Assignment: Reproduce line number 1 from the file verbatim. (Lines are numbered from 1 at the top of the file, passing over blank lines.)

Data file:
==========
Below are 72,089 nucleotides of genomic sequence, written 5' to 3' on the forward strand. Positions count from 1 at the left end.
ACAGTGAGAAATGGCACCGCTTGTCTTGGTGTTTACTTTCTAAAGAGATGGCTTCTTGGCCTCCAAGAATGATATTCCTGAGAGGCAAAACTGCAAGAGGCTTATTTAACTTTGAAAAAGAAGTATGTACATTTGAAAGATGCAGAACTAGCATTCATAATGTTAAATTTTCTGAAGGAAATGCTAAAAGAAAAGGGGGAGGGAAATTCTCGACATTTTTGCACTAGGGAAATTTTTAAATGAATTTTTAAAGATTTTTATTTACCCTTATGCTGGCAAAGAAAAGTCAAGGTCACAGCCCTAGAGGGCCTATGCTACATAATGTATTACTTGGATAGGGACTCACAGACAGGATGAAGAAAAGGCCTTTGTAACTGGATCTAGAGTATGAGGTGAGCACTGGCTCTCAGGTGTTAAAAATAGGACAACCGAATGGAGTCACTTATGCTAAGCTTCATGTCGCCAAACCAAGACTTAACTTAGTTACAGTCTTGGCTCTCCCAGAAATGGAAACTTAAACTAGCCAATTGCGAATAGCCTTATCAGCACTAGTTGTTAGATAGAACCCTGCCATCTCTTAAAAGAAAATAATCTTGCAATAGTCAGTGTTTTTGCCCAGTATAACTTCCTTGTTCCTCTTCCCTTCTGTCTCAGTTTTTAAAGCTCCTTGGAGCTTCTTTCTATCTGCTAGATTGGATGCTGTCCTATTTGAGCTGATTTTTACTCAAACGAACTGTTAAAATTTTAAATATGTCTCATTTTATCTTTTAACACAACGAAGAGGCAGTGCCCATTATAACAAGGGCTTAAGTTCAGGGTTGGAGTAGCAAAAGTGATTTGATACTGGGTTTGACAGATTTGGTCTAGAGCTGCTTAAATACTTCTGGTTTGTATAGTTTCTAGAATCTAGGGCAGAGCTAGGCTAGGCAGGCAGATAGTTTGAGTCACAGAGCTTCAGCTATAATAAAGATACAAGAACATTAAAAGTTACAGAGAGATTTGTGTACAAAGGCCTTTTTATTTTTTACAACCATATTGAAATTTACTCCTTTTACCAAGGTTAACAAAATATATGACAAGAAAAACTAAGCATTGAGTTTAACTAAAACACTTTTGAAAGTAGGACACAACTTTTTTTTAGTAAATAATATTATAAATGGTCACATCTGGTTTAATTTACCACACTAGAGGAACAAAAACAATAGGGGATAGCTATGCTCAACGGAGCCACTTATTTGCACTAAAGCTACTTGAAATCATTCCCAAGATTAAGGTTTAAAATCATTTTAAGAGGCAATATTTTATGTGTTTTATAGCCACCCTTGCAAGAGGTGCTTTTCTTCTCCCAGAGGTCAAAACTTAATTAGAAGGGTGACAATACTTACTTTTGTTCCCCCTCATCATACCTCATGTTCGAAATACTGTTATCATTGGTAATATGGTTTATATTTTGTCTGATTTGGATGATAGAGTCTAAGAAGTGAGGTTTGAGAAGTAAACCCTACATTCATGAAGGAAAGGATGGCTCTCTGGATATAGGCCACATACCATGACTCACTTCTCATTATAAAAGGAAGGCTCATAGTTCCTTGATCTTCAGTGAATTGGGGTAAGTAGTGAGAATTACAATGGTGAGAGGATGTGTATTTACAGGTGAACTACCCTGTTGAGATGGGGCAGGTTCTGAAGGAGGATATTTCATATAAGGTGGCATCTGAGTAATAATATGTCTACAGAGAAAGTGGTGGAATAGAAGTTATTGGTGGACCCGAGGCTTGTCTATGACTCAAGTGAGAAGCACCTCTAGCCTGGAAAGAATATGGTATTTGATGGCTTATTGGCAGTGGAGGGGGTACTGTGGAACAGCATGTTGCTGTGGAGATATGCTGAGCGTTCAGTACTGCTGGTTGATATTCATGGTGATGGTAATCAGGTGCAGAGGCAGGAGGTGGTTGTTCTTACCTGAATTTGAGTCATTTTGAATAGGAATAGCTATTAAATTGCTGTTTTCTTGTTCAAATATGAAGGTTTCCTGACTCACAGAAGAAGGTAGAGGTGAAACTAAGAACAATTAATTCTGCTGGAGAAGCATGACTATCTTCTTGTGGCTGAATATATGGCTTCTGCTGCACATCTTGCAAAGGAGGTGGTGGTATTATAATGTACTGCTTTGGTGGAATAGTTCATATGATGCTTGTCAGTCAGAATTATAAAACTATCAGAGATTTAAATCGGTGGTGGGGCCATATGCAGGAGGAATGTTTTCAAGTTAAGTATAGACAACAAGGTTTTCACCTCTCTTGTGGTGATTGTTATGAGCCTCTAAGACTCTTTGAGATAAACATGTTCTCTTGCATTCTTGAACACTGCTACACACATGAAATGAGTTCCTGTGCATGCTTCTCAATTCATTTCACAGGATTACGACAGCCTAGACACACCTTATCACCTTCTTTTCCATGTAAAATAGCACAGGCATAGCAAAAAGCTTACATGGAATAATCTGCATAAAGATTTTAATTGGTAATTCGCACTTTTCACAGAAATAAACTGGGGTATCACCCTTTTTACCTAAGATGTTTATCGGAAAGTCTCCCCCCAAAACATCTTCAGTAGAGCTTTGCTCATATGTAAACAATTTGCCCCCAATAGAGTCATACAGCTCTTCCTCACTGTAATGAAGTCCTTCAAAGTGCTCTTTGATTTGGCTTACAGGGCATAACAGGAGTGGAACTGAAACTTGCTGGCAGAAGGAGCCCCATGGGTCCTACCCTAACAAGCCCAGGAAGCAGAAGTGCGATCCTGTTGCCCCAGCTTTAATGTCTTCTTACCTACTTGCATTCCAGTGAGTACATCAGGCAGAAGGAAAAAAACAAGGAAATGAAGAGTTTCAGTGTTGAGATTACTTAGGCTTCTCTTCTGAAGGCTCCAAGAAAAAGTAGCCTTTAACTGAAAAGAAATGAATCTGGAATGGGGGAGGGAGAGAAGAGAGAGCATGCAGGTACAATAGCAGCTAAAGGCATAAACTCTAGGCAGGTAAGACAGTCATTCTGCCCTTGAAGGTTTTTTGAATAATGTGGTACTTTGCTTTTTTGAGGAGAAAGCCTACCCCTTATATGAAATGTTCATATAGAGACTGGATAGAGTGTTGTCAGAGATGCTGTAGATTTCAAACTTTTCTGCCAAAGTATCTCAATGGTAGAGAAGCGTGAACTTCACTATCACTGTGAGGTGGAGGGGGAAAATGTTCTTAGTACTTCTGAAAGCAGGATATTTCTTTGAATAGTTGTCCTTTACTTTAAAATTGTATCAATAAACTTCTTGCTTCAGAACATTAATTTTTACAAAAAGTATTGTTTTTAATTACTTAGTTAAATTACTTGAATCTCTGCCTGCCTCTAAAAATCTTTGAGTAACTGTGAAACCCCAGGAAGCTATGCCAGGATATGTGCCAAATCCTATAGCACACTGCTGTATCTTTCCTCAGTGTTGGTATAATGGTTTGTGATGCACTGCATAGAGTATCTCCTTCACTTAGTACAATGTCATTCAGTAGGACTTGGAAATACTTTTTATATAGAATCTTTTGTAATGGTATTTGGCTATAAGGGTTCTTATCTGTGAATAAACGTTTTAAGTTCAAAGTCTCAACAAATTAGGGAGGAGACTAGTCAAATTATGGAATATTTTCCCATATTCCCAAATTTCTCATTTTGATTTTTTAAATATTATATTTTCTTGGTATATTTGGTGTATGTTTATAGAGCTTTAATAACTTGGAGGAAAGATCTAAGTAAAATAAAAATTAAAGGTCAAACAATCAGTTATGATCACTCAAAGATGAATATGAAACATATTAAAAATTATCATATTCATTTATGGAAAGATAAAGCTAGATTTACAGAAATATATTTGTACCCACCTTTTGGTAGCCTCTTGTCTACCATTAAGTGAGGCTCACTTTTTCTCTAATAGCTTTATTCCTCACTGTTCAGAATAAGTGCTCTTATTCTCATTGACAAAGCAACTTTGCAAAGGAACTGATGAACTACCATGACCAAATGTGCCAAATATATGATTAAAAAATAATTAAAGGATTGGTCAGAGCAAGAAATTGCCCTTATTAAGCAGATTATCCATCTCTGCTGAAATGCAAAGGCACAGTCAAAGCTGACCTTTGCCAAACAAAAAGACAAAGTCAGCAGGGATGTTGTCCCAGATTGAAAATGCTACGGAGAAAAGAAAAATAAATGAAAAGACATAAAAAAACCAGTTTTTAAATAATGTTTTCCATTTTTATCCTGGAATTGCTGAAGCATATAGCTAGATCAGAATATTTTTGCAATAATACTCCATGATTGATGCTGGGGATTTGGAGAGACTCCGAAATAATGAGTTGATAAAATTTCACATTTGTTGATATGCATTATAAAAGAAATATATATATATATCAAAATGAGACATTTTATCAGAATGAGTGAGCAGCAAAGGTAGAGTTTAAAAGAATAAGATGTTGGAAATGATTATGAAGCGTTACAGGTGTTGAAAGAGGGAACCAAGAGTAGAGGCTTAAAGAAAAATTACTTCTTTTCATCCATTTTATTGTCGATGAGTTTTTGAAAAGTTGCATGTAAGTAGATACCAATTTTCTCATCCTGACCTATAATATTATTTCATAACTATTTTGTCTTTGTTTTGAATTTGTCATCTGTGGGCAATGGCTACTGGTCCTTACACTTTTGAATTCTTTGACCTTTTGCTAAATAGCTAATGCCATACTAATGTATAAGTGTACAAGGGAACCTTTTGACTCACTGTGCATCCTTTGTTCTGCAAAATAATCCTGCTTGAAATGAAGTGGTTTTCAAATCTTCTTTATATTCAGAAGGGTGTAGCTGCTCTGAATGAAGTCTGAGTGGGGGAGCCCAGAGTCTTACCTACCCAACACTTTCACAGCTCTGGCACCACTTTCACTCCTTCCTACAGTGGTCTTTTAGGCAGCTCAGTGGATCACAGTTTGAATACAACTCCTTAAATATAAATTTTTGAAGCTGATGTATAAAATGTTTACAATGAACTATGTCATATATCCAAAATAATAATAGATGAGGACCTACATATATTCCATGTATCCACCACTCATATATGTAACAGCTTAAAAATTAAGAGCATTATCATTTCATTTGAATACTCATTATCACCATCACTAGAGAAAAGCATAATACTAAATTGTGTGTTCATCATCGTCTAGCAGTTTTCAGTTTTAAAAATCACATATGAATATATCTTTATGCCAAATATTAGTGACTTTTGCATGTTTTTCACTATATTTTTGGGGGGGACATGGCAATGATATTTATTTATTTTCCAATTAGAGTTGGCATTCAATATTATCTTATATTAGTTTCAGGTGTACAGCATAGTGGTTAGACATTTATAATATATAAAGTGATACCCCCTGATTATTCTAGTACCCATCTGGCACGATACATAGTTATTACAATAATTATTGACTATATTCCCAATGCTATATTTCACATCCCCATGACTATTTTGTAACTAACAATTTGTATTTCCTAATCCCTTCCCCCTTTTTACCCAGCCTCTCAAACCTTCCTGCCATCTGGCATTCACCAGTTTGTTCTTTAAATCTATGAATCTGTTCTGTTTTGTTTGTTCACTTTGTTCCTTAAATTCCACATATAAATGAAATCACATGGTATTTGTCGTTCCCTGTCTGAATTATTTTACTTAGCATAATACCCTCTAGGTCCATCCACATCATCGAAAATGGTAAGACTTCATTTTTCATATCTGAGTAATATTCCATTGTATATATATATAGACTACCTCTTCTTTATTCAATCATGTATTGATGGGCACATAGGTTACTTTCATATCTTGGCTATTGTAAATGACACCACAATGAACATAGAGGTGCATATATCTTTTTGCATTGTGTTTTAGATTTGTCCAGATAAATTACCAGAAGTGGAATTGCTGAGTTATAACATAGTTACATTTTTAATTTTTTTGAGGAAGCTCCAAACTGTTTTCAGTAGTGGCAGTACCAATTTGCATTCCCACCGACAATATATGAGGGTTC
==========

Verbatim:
Below are 72,089 nucleotides of genomic sequence, written 5' to 3' on the forward strand. Positions count from 1 at the left end.